Turbulent times call for a little ballast
Nautical images are part of the landscape in New England, with its miles and miles of uninterrupted seashores. Our Federated Hermes office in downtown Boston overlooks a typically bustling harbor, and many of us here have memories of summers on the beaches of Cape Cod. Some like myself were lucky enough to grow up there. So perhaps it is not surprising as I try to make sense of the unprecedented, somewhat surreal environment we find ourselves in, that a sailing analogy comes to mind.
If you have ever watched small boats exiting the sheltered waters of a harbor into choppier open seas, the reaction is the same: the captain stands tall, gripping the wheel, ready to be buffeted by waves that may come from any direction. Passengers in life preservers bend at the knees in unison, reaching for the nearest fixed object to steady themselves. The ship, sails unopened and wrapped tightly to their masts, struggles forward under the power of an outboard engine.
Even as economies reopen, virus fallout lingers
Today our economy and markets are faced with a similar circumstance. With large parts of the globe remaining under orders to shelter at home or at the least maintain social distancing, more than 20% of the country’s workforce suddenly unemployed and industrial production declining by the most in over 100 years of data, it is a large and somewhat insensitive (to the human cost) understatement to say that we have hit some turbulent seas.
Collectively, people and institutions are reacting as one might expect. Central banks are pumping liquidity into the economy. Fiscal policymakers are extending and improving unemployment benefits, providing credit to private businesses and granting funds to equip health workers dealing with the crisis on the front lines. Companies are raising cash, slashing dividends, eliminating buybacks, reducing capital expenditures and, unfortunately, cutting staff. Finally, individuals are tightening those life preservers, boosting savings, following health protocols, cancelling travel and trying to adjust to the reality of this new, bizarre era.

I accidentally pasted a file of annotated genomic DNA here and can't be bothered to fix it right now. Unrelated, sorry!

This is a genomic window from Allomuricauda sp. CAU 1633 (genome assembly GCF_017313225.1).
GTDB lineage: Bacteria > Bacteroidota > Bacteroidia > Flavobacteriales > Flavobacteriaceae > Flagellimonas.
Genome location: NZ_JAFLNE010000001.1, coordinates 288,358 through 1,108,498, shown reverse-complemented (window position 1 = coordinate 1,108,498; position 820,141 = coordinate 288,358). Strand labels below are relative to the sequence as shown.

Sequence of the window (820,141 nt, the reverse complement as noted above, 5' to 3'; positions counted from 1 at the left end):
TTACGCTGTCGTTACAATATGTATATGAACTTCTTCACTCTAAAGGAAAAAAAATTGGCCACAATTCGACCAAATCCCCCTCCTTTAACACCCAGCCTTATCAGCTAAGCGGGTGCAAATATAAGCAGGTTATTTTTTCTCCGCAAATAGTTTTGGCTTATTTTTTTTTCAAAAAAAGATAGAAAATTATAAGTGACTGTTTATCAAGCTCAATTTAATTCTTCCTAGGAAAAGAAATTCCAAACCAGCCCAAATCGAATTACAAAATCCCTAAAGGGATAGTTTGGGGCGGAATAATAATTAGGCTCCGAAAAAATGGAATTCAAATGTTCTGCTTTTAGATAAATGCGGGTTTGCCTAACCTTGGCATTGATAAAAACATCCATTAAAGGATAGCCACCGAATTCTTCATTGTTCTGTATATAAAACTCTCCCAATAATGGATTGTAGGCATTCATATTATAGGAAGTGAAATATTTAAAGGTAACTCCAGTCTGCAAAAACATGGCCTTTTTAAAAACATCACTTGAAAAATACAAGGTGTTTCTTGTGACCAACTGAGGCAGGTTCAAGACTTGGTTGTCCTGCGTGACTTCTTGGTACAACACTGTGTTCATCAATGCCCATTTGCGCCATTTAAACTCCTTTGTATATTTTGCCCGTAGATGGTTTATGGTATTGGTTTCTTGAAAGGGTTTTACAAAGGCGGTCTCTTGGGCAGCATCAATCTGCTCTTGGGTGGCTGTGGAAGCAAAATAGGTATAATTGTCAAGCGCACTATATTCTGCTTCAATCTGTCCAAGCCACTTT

Coping with challenging environments
For investors, this situation is no less challenging. While stocks have rallied strongly off their March lows, exiting what was the fastest bear market in history, the outlook remains cloudy, with choppy waters and possible hazards ahead. Thankfully, there are strategies designed to help cope with uncomfortable environments. A tenet of Modern Portfolio Theory is that combining uncorrelated investments (fancy finance-speak for returns that don’t move in the same direction at the same time) to create a portfolio may mitigate some of the risk that comes with investing. Another way to say that is that portfolio diversification can add elements of potential safety and stability, traits especially valued in periods of extreme uncertainty such as the case now.
These so-called balanced strategies can come with a traditional domestic focus or a broader approach that includes asset classes across the globe. Either way, by combining investments in both equities and fixed-income instruments and in some cases in foreign markets, volatility may be lessened during periods of economic and market stress, particularly relative to approaches focused on a single asset class, style or country/region. So whether the seas remain rough or things calm down and allow the sails to be unfurled, considering a balanced approach may provide ballast to help long-term diversified investors weather whatever conditions lie ahead.